Sunday, June 01, 2008

Will Clinton Continue Campaign To The Convention?

It was clear yesterday that Hillary Clinton had lost control of the Democratic National Committee to the Obama campaign. She came into the day with the supposed support of 13 members of the Rules and Bylaws Committee, with 8 known as Barack Obama supporters and 8 undecided.

But when the day was over, on the key decision over splitting the Michigan delegation, she lost the vote 19 to 8, with the chairman and a Michigan member not allowed to vote. That meant such Hillary supporters as Don Fowler of South Carolina had peeled off, and, surely knowing the significance, had voted with the Obama forces on a deal that gave her just 34 and a half votes in the Michigan delegation to his 29 and a half. She had wanted all Michigan delegates to cast full votes, and a delegate margin out of Michigan of 73 to 55.

It was, I think, a fair decision, because as was frequently noted in the debate leading to the 19-8 vote, the Michigan primary had been "deeply flawed." Clinton, flouting the DNC rules, stayed on the ballot in Michigan, which had tried to skip its primary ahead of others. Obama, a more ethical candidate, had taken his name off the ballot as did most of the other Democratic candidates still in the race at that time.

But the cost to Obama of keeping his name off the Michigan ballot is, psychologically, perhaps considerable. With Puerto Rican votes in, and Clinton winning a 2-1 victory there, she may have passed Obama in the popular vote nationwide by a very narrow margin. That includes giving him no votes in Michigan, even though 40% there voted "uncommitted," and some compilations give those votes to him. Hillary claimed to have a popular vote margin in her victory speech in San Juan Sunday, giving her an argument to make to super delegates.

Although the DNC chairman Howard Dean, House Speaker Nancy Pelosi and Senate Majority Leader Harry Reid in effect prevailed at Saturday's DNC meeting with the arguments they have been making for some time that it is necessary to bring the Democratic political bloodbath to an early closure, hopefully this week, Clinton representative Harold Ickes threw a vial of poison into the proceedings at the last moment.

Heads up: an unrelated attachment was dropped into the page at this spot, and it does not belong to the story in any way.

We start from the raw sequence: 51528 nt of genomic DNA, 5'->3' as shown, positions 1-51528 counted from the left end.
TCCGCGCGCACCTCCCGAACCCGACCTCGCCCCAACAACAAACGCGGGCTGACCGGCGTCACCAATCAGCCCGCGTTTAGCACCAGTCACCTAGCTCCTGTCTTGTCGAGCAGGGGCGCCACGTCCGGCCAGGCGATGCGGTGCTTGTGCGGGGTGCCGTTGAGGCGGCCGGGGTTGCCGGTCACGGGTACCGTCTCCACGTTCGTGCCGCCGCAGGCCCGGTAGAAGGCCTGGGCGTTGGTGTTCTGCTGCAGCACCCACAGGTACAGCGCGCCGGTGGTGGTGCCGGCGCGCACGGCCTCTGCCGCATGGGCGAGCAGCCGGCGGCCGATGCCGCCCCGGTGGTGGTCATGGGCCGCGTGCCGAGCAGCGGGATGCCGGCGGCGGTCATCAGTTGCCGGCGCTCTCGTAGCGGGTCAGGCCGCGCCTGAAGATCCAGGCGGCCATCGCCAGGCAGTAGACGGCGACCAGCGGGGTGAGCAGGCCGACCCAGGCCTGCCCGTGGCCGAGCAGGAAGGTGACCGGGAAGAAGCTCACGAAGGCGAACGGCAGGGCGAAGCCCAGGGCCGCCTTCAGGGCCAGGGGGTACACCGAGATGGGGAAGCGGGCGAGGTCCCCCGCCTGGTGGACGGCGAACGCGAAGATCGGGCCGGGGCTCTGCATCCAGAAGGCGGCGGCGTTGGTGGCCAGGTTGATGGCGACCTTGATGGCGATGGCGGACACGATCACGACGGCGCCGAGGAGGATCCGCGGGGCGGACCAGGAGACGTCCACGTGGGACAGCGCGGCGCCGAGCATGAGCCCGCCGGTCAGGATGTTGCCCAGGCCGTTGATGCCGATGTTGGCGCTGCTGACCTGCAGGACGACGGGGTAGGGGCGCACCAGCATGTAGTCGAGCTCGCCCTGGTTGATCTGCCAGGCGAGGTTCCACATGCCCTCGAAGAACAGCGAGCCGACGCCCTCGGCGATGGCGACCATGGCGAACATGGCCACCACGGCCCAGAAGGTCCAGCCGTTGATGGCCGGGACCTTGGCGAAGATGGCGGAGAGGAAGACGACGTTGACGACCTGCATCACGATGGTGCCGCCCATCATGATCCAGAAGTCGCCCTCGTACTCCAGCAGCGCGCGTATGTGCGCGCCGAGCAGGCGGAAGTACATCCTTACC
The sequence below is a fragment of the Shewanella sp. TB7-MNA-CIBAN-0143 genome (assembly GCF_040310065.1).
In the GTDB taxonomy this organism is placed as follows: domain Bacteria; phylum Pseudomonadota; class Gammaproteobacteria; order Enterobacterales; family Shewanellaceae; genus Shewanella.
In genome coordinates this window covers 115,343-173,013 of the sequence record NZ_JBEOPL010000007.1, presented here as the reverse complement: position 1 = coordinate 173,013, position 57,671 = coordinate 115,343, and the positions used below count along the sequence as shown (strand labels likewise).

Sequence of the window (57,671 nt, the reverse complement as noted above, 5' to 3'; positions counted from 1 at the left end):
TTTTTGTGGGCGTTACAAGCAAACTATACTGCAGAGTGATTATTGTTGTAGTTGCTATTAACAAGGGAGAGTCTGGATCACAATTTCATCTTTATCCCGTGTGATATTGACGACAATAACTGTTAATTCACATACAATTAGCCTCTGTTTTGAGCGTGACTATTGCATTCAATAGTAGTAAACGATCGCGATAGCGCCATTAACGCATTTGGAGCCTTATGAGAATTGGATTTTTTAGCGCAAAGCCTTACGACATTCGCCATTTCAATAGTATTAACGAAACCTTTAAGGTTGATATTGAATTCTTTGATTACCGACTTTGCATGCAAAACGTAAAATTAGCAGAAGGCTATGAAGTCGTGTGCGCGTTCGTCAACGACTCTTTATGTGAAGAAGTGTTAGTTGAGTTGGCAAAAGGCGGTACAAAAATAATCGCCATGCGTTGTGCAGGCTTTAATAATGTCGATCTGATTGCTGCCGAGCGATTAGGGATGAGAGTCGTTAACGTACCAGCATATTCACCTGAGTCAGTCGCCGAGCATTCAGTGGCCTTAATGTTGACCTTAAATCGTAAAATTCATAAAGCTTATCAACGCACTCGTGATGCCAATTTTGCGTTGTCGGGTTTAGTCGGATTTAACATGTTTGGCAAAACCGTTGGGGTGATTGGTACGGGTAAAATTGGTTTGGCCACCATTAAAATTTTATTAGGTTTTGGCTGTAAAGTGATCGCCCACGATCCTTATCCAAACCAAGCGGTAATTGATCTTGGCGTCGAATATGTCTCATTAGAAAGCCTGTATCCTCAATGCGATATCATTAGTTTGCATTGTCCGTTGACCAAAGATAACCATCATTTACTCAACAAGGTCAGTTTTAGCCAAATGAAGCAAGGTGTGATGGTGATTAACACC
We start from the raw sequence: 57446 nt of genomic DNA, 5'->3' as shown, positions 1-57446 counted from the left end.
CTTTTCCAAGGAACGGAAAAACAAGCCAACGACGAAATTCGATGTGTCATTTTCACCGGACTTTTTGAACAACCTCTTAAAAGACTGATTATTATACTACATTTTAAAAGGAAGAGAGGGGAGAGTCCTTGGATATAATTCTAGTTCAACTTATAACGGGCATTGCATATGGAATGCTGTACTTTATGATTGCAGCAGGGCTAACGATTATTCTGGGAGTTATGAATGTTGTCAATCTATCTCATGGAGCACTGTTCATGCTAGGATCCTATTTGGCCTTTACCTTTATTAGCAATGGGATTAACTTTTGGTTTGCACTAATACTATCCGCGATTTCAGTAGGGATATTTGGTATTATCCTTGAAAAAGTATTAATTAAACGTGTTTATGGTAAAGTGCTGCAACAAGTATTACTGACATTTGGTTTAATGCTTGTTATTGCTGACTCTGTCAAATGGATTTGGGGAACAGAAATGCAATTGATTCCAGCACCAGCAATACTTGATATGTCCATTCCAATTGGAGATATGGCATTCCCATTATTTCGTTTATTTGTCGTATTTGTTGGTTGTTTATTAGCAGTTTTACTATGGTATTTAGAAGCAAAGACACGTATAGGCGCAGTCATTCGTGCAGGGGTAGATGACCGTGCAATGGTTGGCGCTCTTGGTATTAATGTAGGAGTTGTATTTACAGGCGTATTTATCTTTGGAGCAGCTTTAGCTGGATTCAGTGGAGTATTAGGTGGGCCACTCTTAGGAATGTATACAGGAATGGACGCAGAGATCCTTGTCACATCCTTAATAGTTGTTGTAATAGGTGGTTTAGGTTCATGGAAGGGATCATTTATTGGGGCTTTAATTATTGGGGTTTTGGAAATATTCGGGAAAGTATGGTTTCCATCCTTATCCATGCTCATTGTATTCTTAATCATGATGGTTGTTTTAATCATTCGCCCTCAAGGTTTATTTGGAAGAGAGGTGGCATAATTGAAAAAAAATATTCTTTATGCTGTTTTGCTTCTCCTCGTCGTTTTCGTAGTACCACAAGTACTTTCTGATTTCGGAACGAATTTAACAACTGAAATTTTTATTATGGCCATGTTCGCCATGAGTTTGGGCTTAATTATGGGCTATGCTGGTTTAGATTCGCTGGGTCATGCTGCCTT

Ickes, an attorney, proves the old adage that many lawyers are mainly liars. Before he went to work for Bill Clinton in the White House, he represented a number of mob-dominated unions. He has no real business appearing in respectable company.

But he surely has the same low ethical standards as Hillary. Claiming that the Rules and Bylaws committee had "hijacked" the Michigan vote, and using such expletives as "ass," Ickes said he was speaking directly for Hillary when he said she reserved the right to take the fight over the Michigan delegation to the Credentials Committee of the DNC, thus putting it one step from a floor fight at the convention itself.

This may be so. Clinton campaign manager Terry McAuliffe repeated Ickes' remarks about possbily going to the Credential Committee in interviews Sunday. Clinton herself made no mention of that when she made her Puerto-Rican victory speech, but later did in an interview with the Washington Post.

What would going to the Credentials Committee mean? It would mean that the highly divisive Clinton effort would go on with her and her husband's attempted power grab of the presidency proceeding months more, thus compromising Obama's campaign against Republican Sen. John McCain this summer.

Outside the Rules and Bylaws committee meeting, hundreds of fullthroated women, disappointed at the possible failure of Hillary's bid to become the first woman president, roared their dissatisfaction with the way the DNC proceedings had turned out.

This will be a sad week for the feminists who so ardently supported Hillary's campaign, if this week, with the South Dakota and Montana primaries closing out the primary voting, a large group of super delegates endorse Obama, putting him over the new majority (with half of Michigan's and half of Florida's votes counted) of 2,118 to secure the nomination. Obama campaign aides Sunday night claimed to be just 46 delegates short of that fjgure.

At this moment, Obama going over the top this week is the most likely scenario. A better woman candidate would have possibly won, the United States is certainly ready for a woman president. But perhaps not a woman with the downsides of Hillary. She had a remarkable capacity for making racially-tinged and tasteless remarks.

Both the New York Times and Obama himself are speculating that Hillary and Bill will, perhaps as early as this week, "do the right thing," recognize the insuperable odds, and get out of the race, perhaps endorsing Obama and helping to unite the Democratic party.

Having carefully observed this squalid couple, Hillary and Bill, over recent months, I personally doubt they will go so quietly. They are destroyers, not builders, and if they cannot command the temple, like Samson, they may try to tear it down.

If she continues to struggle despite an Obama majority of delegates, elected and super, Hillary Clinton would be a Lady MacBeth. She would be working to make McCain president, so Obama could not run as an incumbent in 2012. We can hope she will not follow this route, but she still may.

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